Not Having Material - Having Too Much Material
Know what you know, before trying to learn more! This part is about the guitar students who have this notion that if they simply download/buy as much material as they can get their hands on, they have learned it! Instead you should be focused on mastery of the material you have in front of you. Then, once the material is truly mastered, move on.
Our strumming pattern ebook, for example, is one piece of material a student could download, work through, and it would practically take months to really have all the material “learned”.
Let’s use that book as an example, the link is below. Download and follow along:
You’ve got the book! Now, let’s go through a checklist of some things you could try as a beginner guitarist, to get more out of what is in this book:
- Correctly perform exercises 1-10
- You can play exercises 1-10 with different chords
- Use 3 or 4 chords to play exercises 1-10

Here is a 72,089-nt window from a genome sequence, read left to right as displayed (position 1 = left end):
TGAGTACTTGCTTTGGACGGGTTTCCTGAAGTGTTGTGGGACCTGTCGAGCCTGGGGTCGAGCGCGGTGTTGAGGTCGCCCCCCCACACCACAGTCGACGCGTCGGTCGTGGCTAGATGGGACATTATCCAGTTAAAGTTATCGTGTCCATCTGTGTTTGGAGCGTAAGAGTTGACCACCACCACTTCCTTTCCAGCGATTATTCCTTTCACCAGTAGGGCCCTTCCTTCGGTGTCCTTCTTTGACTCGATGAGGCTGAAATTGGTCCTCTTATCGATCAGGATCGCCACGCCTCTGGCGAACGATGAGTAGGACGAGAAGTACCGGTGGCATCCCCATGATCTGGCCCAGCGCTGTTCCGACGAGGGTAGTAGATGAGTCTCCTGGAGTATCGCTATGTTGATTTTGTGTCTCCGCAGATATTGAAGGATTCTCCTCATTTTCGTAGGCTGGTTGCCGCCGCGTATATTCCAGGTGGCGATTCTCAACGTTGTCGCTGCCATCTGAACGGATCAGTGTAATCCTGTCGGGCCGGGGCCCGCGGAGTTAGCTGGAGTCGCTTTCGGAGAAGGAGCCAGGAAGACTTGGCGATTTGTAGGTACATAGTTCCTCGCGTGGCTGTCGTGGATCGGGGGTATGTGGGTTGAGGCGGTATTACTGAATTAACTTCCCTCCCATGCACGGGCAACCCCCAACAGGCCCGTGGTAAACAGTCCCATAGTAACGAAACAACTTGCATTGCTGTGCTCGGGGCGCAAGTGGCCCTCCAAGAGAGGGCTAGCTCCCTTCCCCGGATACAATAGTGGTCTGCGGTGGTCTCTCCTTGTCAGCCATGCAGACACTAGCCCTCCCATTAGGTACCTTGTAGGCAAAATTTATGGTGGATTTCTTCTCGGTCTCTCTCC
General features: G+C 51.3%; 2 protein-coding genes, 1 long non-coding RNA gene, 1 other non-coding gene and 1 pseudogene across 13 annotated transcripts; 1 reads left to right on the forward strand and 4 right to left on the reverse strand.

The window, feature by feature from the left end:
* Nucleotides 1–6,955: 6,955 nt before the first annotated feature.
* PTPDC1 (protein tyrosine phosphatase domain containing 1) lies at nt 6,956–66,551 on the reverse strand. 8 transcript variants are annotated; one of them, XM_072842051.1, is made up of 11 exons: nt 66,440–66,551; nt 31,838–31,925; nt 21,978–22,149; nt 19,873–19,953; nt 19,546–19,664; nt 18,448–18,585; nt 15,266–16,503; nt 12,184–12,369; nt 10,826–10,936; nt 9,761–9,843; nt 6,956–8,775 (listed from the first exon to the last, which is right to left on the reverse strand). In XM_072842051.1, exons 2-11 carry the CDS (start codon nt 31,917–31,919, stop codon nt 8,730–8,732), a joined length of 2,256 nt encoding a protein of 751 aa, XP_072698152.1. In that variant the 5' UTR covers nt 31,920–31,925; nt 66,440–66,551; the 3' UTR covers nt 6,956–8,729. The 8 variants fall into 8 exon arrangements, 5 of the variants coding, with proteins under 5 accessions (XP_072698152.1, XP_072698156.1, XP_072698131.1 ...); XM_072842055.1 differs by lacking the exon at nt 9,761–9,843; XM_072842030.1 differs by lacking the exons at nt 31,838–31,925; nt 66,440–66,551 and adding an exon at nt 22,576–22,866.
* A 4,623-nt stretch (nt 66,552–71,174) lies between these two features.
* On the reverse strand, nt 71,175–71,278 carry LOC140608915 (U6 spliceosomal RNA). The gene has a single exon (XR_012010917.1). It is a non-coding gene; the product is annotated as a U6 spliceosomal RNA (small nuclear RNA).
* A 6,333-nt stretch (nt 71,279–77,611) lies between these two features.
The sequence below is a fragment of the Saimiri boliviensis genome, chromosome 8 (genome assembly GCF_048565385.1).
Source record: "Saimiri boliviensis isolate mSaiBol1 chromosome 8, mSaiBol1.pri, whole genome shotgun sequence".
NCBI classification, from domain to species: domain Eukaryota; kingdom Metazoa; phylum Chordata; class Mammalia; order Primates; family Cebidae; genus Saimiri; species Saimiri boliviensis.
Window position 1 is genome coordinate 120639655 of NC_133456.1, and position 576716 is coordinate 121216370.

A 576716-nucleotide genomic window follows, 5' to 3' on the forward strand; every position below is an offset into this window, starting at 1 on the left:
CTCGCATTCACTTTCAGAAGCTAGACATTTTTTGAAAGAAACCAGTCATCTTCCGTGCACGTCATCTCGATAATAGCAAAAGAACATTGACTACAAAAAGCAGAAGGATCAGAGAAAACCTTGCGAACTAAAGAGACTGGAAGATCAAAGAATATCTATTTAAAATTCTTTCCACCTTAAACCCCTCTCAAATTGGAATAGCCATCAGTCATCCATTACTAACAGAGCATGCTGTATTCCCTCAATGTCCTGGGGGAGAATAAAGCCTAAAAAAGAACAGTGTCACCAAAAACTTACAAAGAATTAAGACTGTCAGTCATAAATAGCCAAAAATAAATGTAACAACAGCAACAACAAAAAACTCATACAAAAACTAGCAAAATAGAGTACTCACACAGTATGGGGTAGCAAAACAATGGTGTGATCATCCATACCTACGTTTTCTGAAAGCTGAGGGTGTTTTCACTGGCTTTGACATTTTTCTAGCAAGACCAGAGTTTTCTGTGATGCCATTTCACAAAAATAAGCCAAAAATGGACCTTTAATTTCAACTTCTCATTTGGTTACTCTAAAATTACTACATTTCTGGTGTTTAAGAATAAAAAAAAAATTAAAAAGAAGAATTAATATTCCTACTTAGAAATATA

- Practice all exercises using only upstrokes
- Play them using variants on chords (sus2, sus4, add9, 7ths 9ths 13ths etc)
- Create your own songs using these patterns
Do you see how much material you could get from just this one short book? These ideas apply to nearly everything you’re to learn as a beginner guitarist.
To conclude, here are the top things too avoid, and if you can recognize them and change, you will see improvement!
- Have a plan, or a teacher who can help you implement a plan
- Avoid bad teachers!
- Don’t expect Instant Results, this is an art form, not oatmeal
- Know what you know, and don’t chase lots of goals without first completing the ones you already need to.